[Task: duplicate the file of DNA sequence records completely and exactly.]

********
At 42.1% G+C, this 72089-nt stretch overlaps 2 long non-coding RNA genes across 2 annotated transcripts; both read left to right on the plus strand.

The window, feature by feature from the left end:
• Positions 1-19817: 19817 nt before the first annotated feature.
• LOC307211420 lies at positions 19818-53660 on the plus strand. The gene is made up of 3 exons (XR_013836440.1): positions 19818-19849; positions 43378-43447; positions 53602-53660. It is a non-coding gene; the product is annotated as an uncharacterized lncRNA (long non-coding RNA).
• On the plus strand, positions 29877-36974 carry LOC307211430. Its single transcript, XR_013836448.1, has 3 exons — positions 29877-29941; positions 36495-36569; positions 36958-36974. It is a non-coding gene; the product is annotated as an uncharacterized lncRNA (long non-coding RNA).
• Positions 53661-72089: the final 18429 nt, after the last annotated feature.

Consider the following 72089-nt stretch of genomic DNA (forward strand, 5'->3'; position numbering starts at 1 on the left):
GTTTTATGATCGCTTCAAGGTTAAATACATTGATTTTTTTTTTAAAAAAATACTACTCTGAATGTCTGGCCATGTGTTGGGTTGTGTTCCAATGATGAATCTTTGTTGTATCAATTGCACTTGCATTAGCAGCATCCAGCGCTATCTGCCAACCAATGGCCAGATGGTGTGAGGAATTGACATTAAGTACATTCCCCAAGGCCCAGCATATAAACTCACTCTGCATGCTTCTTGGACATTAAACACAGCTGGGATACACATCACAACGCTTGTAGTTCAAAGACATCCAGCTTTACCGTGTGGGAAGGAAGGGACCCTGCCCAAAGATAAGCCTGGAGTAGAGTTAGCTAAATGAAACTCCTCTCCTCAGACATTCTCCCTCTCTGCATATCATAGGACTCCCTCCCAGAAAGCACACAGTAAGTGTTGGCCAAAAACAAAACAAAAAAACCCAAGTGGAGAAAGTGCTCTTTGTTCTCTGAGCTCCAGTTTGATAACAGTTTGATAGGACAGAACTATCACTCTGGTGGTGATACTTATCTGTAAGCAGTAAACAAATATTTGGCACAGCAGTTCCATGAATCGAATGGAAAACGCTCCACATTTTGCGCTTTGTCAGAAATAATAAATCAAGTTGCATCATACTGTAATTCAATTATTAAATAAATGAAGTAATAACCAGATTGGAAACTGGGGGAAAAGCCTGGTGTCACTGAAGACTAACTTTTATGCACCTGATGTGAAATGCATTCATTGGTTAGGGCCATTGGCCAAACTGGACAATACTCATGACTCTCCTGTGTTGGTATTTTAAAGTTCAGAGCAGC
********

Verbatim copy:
At 42.1% G+C, this 72089-nt stretch overlaps 2 long non-coding RNA genes across 2 annotated transcripts; both read left to right on the plus strand.

The window, feature by feature from the left end:
• Positions 1-19817: 19817 nt before the first annotated feature.
• LOC307211420 lies at positions 19818-53660 on the plus strand. The gene is made up of 3 exons (XR_013836440.1): positions 19818-19849; positions 43378-43447; positions 53602-53660. It is a non-coding gene; the product is annotated as an uncharacterized lncRNA (long non-coding RNA).
• On the plus strand, positions 29877-36974 carry LOC307211430. Its single transcript, XR_013836448.1, has 3 exons — positions 29877-29941; positions 36495-36569; positions 36958-36974. It is a non-coding gene; the product is annotated as an uncharacterized lncRNA (long non-coding RNA).
• Positions 53661-72089: the final 18429 nt, after the last annotated feature.

Consider the following 72089-nt stretch of genomic DNA (forward strand, 5'->3'; position numbering starts at 1 on the left):
GTTTTATGATCGCTTCAAGGTTAAATACATTGATTTTTTTTTTAAAAAAATACTACTCTGAATGTCTGGCCATGTGTTGGGTTGTGTTCCAATGATGAATCTTTGTTGTATCAATTGCACTTGCATTAGCAGCATCCAGCGCTATCTGCCAACCAATGGCCAGATGGTGTGAGGAATTGACATTAAGTACATTCCCCAAGGCCCAGCATATAAACTCACTCTGCATGCTTCTTGGACATTAAACACAGCTGGGATACACATCACAACGCTTGTAGTTCAAAGACATCCAGCTTTACCGTGTGGGAAGGAAGGGACCCTGCCCAAAGATAAGCCTGGAGTAGAGTTAGCTAAATGAAACTCCTCTCCTCAGACATTCTCCCTCTCTGCATATCATAGGACTCCCTCCCAGAAAGCACACAGTAAGTGTTGGCCAAAAACAAAACAAAAAAACCCAAGTGGAGAAAGTGCTCTTTGTTCTCTGAGCTCCAGTTTGATAACAGTTTGATAGGACAGAACTATCACTCTGGTGGTGATACTTATCTGTAAGCAGTAAACAAATATTTGGCACAGCAGTTCCATGAATCGAATGGAAAACGCTCCACATTTTGCGCTTTGTCAGAAATAATAAATCAAGTTGCATCATACTGTAATTCAATTATTAAATAAATGAAGTAATAACCAGATTGGAAACTGGGGGAAAAGCCTGGTGTCACTGAAGACTAACTTTTATGCACCTGATGTGAAATGCATTCATTGGTTAGGGCCATTGGCCAAACTGGACAATACTCATGACTCTCCTGTGTTGGTATTTTAAAGTTCAGAGCAGC